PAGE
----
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Finding the right-fit employee is hard enough for most organizations ─ but keeping them requires a lot more effort. In today’s market, companies need to be more strategic when it comes to retaining their most promising employees and quicker to pull the trigger on those who simply don’t make the cut.
IT channel companies typically face more difficult HR challenges than their entrepreneurial counterparts in other industries. A continuing shortage of qualified technical professionals is to blame for much of that stress, especially when solution providers find themselves competing with larger organizations for quality talent. Another challenge is that many IT services business owners have a greater passion for the tech than they do for organizational development. Focus is everything and, if your head isn’t entirely in the game, hiring and retention challenges can become much more difficult to overcome.
Those challenges can be overwhelming to those unfamiliar with HR policies and best practices. The Talent Retention and Development Strategies session at ChannelCon 2015 included a panel of IT and employee development professionals familiar with the obstacles and policy needs of channel businesses. Emceed by Aaron Acker, Senior Director of Business Development for Worth Ave. Group, the discussion covered virtually every part of an IT business’ employment lifecycle, from developing a job description to training and incentive programs.
Tricia Barbier of SmartSource Inc. started out by pointing out the value of a solid recruiting plan. “By putting the right person in the right role, you make job satisfaction and retention much easier. Every business should develop accurate job descriptions and update them as responsibilities change. Barbier also advised the audience to build a corporate “story” that highlights why prospective employees would be interested in working for their company.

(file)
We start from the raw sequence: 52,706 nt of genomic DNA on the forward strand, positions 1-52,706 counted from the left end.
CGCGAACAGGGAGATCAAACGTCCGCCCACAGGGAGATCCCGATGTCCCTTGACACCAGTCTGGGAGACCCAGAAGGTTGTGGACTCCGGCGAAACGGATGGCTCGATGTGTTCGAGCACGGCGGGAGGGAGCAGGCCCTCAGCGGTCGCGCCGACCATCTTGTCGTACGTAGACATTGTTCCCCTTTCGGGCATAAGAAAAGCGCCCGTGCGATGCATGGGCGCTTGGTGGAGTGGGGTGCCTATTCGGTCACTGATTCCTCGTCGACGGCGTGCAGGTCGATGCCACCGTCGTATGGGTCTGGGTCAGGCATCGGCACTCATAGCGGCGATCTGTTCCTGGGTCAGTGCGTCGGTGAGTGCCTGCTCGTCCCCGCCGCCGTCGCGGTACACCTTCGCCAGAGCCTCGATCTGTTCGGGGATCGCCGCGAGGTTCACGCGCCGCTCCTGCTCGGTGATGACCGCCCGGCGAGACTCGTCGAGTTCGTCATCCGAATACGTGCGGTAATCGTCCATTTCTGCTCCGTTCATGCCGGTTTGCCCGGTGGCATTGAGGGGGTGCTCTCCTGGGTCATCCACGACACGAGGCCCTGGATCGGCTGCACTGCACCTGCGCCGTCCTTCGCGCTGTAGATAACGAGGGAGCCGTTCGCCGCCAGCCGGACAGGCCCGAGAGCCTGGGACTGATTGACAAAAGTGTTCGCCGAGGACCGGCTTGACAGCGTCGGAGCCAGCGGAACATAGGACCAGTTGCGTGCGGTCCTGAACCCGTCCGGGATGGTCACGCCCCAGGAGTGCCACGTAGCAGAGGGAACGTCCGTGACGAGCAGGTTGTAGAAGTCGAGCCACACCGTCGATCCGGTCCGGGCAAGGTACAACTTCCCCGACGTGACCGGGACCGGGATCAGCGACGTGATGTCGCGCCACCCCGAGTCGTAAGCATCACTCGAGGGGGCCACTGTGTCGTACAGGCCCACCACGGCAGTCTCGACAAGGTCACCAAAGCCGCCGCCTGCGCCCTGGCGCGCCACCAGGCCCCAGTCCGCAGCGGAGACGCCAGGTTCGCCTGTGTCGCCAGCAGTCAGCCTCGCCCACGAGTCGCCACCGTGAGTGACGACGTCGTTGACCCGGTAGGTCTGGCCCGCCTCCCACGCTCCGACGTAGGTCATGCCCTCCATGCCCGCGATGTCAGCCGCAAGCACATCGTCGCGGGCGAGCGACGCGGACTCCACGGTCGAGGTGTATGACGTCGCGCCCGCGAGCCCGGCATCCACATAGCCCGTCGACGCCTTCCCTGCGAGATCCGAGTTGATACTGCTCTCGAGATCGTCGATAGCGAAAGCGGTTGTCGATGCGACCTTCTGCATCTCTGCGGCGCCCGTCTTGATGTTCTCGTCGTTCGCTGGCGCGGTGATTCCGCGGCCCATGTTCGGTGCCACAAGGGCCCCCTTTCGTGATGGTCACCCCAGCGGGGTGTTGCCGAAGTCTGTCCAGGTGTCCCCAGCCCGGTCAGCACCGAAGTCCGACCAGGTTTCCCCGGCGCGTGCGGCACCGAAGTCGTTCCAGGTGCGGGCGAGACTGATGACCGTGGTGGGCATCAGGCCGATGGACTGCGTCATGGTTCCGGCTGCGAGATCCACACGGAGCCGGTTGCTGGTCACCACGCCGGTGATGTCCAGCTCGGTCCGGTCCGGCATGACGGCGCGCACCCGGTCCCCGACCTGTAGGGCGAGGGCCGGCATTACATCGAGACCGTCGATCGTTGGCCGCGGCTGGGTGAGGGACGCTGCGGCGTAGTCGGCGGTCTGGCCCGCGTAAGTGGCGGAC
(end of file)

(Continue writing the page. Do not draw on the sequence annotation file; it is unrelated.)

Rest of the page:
“Be sure to read what you’re posting and review what those inside the organization are writing about job openings,” said Gordon Pelosse, Vice President of Global Support Delivery, Canada at Hewlett Packard. “Make sure the description accurately conveys the job opportunity and ensure it puts the community in a good light. Avoid company acronyms and references, which can be exclusionary.”
Convert New Hires into Valued Employees
Once a candidate accepts your job offer, the real work kicks in. There’s onboarding and training, each requiring careful guidance from the right people in the organization. “The mentoring process is extremely important. This is often harder for small companies, which often have little time and fewer resources to spare,” said Tracy Pound, Managing Director of MaximITy.
The key thing to remember is that mentoring is more than just a long-term training exercise. When done well, it becomes part of the corporate culture where more experienced professionals share advice and best practices and, most importantly, listen to concerns and help vet new ideas.
The hiring and employee training processes never end with most businesses, so the people who manage and improve these programs have to keep current on the latest trends and work rules. No IT services business can afford to take shortcuts here. “It’s about keeping employees current and keeping them learning. Everything is evolving and you and your team need to keep renewing programs and skills,” suggested Garry Tackett, Vice President of Learning and Employment Services for CareerBuilder.
Brian Sherman is Chief Content Officer at GetChanneled, a channel business development and marketing firm. He served previously as chief editor at Business Solutions magazine and senior director of industry alliances with Autotask. Contact Brian at Bsherman@getchanneled.com.